Communicating creativity shows that you are not ordinary. It shows you are capable of thinking outside of the box to deliver fresh content that offers something different than the rest. This is valuable no matter what niche your blog is in, so how do you capitalize on creativity and start making your blog look creative in no time?

Step 1: Understand creativity doesn’t equal off-the-wall.

Creativity doesn’t mean sharing purposeless viral dog videos or snazzy online presentations just because you think it will make you stand out from your competition. In fact, this is the opposite of creativity. Creativity is working with purpose to do what everyone else is doing in a unique way.

Even the most professional website can be creative just by taking a different approach to classic design. In fact, the best instances of creativity come due to the element of surprise. If your audience expects you to use a certain font, create advertisement campaigns similar to those you have in the past, or make the same offer as every other blog, you won’t be creative if you serve them what you want. For instance, if every business blog in your niche is offering a helpful marketing manual or white paper, be creative and think of what else you can offer. Once you understand what creativity is, you can outline what creativity looks like on your website.

Step 2: Outline what creativity means to you.

To determine what creativity means for you and your blog’s brand, there is no better place to look than around you to see how your competition is succeeding – or failing – at being creative. Some questions to ask yourself…

  • What similarities do you see across other blogs in your niche?
  • Do they all share the same content or have look-alike landing pages?
  • Is there one that is distinct among the rest?
  • What are they doing right – do they have a killer video advertising campaign or a logo you can’t get out of your head?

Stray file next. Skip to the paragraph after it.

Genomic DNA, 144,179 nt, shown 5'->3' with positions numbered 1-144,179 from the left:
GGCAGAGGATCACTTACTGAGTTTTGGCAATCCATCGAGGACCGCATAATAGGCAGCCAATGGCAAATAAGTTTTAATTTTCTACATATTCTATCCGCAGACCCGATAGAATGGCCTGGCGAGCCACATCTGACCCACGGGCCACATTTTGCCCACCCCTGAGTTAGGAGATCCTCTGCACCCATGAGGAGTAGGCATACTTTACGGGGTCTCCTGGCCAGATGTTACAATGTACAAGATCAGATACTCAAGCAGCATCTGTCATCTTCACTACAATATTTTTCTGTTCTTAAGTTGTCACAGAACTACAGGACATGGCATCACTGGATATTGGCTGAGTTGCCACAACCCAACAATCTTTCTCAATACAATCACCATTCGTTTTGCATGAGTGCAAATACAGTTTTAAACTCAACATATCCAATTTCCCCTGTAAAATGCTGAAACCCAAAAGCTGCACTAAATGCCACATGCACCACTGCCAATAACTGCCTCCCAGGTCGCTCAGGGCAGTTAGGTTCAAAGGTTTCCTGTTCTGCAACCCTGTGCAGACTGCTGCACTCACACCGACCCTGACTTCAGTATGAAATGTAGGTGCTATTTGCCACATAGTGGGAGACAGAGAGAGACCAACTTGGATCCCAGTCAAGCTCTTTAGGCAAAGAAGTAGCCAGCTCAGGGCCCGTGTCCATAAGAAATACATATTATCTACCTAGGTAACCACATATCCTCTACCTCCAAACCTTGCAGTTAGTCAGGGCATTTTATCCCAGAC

• Where is there room for improvement? Are you a travel blogger and notice every other blog has great photos, but few videos or presentations? Or perhaps you notice all the other startup’s company blogs have generic logos or that everyone in your niche is sharing the same content on social media. Find weak spots among your competition to identify where to begin.

Use this to decide how you will bring creativity to your blog. Of course, your plan can (and should) evolve as you see what works and what doesn’t, but starting here is a good place to begin.

 

Step 3: Start communicating creativity before audiences ever reach your content.

Think about how many opportunities you have to plant ideas about your brand in your audience’s head before they even reach your content. To start, think of how they get to your site. How can you make your advertisements more creative, either by integrating creative touches within the ad content or using creative methods to reach new viewer? How is your blog’s meta-description language different from the others who come up in Google search results? What do you do that screams, “Come to my blog over the rest!” Integrate creative tactics for every step of your blog, including those leading to a visitor landing on your blog.